The first shots across the bow have been fired, as Walmart cuts toy prices earlier than ever this year. This will be a year of deep discounting of toys – and while that sells more toys and is intended to increase sales in other product categories as well, I can’t help but wonder what, if any, are the unintended consequences of cutting prices so drastically and so early in the season.
Let’s think about this a moment. It is conventional wisdom that using toys to bring in customers helps retailers in the 4th quarter. But what about the rest of the year? Might the higher prices of toys after the 4th quarter inhibit sales the rest of the year when consumers experience sticker shock?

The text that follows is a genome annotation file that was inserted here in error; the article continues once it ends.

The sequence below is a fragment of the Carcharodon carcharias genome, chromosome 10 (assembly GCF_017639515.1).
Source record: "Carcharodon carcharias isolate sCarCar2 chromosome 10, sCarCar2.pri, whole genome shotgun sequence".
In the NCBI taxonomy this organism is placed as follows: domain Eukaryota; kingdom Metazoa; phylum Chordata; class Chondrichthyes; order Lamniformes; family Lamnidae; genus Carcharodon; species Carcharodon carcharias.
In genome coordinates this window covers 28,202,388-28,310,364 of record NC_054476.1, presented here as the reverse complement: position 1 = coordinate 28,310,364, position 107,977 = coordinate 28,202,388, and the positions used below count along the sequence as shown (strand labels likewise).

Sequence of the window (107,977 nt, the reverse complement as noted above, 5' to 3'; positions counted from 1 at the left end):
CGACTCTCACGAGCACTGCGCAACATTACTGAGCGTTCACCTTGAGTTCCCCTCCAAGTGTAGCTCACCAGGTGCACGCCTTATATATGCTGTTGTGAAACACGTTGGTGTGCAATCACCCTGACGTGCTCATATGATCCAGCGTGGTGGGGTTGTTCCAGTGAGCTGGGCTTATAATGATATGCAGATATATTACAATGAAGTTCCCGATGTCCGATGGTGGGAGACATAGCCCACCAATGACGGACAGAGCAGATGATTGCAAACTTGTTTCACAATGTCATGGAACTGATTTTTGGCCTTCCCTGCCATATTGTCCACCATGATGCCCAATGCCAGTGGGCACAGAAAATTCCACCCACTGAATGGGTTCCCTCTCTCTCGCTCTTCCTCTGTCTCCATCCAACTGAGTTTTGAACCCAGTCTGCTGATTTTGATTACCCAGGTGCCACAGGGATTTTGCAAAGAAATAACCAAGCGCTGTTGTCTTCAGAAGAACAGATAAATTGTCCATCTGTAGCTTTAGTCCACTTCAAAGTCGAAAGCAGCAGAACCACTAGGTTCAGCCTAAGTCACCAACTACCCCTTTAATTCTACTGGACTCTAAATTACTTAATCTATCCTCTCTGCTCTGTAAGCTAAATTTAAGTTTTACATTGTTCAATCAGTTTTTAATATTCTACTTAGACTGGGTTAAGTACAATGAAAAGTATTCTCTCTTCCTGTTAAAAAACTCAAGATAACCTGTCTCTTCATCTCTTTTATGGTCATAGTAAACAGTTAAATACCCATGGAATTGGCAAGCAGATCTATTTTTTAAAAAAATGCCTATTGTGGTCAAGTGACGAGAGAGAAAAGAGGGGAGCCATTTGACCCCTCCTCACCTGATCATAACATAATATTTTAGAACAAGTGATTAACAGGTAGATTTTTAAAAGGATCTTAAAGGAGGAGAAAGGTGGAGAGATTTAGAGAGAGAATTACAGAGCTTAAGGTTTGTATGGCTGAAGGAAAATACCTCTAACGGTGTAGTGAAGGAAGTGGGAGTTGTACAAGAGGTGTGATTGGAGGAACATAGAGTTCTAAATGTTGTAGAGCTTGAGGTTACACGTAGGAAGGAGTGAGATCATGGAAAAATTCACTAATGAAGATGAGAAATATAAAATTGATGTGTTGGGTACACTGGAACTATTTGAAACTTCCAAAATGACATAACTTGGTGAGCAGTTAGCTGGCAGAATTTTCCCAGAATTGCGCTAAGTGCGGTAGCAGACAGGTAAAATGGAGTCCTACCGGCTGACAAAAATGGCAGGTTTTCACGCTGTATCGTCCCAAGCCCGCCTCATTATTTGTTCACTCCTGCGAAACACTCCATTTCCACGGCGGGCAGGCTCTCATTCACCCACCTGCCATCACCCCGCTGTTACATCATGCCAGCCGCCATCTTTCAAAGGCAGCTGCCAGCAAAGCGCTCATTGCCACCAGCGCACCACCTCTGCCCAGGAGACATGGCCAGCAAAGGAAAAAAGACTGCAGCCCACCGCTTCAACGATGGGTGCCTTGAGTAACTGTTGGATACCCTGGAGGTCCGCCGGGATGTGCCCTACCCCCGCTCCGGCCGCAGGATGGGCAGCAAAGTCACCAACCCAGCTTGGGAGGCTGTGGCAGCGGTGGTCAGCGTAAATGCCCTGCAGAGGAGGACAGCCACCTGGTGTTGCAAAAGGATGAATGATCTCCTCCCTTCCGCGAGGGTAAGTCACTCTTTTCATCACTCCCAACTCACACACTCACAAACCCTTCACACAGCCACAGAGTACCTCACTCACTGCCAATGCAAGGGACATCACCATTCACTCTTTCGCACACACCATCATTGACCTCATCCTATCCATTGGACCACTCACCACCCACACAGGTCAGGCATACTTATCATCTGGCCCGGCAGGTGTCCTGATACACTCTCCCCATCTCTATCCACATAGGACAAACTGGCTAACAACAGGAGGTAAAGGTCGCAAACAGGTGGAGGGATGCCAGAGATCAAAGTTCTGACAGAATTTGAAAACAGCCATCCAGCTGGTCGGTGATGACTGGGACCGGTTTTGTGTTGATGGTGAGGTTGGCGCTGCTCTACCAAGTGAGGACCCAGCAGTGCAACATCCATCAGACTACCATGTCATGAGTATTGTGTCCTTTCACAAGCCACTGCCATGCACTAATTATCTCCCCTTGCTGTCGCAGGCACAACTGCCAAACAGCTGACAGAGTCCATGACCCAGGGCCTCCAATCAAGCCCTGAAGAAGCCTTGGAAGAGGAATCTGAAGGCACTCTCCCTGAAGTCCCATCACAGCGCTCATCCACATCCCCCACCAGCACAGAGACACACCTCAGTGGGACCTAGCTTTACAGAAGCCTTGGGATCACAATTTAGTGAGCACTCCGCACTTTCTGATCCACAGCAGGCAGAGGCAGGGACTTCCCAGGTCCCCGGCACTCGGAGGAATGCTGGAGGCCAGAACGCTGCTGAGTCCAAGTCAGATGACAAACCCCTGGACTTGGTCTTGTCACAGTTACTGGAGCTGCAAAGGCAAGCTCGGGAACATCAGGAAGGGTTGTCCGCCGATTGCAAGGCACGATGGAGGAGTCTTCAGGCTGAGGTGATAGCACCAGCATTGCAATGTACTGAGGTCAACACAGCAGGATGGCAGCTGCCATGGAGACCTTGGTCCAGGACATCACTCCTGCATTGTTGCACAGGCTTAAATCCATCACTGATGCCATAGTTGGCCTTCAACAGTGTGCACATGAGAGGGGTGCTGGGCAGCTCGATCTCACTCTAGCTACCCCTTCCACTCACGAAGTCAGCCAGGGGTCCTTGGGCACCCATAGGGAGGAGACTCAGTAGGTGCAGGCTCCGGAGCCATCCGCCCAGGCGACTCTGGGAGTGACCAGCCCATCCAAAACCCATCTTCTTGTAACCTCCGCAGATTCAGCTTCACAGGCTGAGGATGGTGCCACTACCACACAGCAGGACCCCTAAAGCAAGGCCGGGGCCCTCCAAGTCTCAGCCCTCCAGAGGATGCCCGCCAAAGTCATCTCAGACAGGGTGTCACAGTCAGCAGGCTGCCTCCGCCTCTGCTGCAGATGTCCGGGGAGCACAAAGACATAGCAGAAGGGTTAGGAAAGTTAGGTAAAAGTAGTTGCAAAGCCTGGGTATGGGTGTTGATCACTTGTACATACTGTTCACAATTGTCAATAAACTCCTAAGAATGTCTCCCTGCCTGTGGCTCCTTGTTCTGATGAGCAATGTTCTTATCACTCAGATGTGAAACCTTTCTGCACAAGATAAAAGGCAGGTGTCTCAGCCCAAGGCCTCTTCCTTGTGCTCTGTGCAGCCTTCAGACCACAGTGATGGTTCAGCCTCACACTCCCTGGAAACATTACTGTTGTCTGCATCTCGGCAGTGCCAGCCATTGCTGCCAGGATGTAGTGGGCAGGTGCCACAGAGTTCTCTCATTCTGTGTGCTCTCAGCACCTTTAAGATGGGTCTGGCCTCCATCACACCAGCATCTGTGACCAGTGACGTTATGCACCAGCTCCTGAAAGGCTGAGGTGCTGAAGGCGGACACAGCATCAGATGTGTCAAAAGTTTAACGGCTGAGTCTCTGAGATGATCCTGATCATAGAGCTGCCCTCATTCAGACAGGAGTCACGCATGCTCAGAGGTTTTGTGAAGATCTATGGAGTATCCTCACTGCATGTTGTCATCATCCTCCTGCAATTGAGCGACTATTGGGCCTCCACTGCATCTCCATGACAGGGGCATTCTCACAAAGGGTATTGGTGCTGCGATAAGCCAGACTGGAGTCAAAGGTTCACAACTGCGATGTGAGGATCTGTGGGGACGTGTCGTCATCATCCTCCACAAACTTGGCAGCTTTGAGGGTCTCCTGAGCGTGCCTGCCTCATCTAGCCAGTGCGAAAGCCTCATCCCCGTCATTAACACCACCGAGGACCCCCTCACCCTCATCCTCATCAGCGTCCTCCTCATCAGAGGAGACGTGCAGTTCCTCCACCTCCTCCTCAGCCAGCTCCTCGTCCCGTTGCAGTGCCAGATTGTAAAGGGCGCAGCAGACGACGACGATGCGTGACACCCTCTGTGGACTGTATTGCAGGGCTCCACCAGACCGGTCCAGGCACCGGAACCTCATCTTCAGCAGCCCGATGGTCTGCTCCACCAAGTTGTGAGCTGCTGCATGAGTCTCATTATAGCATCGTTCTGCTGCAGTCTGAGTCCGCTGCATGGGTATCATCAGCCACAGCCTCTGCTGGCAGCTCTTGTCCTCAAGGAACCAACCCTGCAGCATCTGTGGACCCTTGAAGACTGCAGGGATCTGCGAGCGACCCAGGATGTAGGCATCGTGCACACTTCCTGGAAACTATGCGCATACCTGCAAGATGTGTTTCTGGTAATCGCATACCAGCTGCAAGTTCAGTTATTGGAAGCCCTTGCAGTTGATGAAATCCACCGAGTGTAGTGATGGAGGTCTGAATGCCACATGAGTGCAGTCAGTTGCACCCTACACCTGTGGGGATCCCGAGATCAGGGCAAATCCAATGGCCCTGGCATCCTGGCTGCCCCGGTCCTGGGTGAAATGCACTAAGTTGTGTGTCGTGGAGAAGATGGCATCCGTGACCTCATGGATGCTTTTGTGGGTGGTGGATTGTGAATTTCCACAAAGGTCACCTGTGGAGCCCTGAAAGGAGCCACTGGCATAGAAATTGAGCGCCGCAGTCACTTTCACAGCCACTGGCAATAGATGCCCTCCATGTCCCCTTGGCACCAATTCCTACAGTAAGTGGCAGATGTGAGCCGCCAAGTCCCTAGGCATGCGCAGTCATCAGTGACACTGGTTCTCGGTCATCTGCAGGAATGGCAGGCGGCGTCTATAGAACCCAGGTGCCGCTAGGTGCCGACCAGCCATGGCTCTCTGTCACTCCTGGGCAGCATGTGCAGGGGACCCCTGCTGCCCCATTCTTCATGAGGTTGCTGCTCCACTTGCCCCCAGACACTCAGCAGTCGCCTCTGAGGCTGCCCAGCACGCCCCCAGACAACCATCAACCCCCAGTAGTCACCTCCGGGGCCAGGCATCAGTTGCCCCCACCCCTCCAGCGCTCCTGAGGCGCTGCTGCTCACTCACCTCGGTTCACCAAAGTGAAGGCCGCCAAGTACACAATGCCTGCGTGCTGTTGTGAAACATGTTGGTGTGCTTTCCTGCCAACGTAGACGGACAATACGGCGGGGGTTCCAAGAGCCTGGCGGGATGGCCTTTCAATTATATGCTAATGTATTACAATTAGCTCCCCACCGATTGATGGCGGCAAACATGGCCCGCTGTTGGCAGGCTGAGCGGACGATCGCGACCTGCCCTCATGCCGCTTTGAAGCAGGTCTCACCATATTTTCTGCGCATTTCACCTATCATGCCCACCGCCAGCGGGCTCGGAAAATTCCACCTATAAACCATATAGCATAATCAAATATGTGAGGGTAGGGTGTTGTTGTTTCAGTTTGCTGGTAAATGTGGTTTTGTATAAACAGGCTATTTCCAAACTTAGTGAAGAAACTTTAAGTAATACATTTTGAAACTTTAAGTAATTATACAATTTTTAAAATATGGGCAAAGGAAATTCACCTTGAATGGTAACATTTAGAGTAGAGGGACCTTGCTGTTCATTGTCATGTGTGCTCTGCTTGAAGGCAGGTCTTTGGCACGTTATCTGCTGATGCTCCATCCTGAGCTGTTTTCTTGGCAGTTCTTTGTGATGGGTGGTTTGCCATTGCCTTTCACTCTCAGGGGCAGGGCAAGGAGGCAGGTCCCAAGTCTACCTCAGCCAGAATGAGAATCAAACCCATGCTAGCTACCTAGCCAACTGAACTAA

Do toy manufacturers benefit when their toys are "footballed" out the door at bargain basement prices? I don’t know, but I have heard complaints that consumers are given an unrealistic concept of what a toy of a certain sort must cost. When classic board games are sold for $3.00, where is the opening for innovation or for new concepts who must pay their own way, so to speak?
When one retailer cuts the price of a toy too far, others cannot meet that price and stay in business. They have to cancel orders so as not to be perceived as the high-price seller of toys in the consumer’s mind. Fewer of a popular toy may be sold as a result. That is certainly not what we as inventors want to see happen.
What to do? Nothing is one option. Or, manufacturers can insist that retailers not sell below a certain price. Good luck with that. I don’t have an answer, but I am not sure the status quo is the best we can do.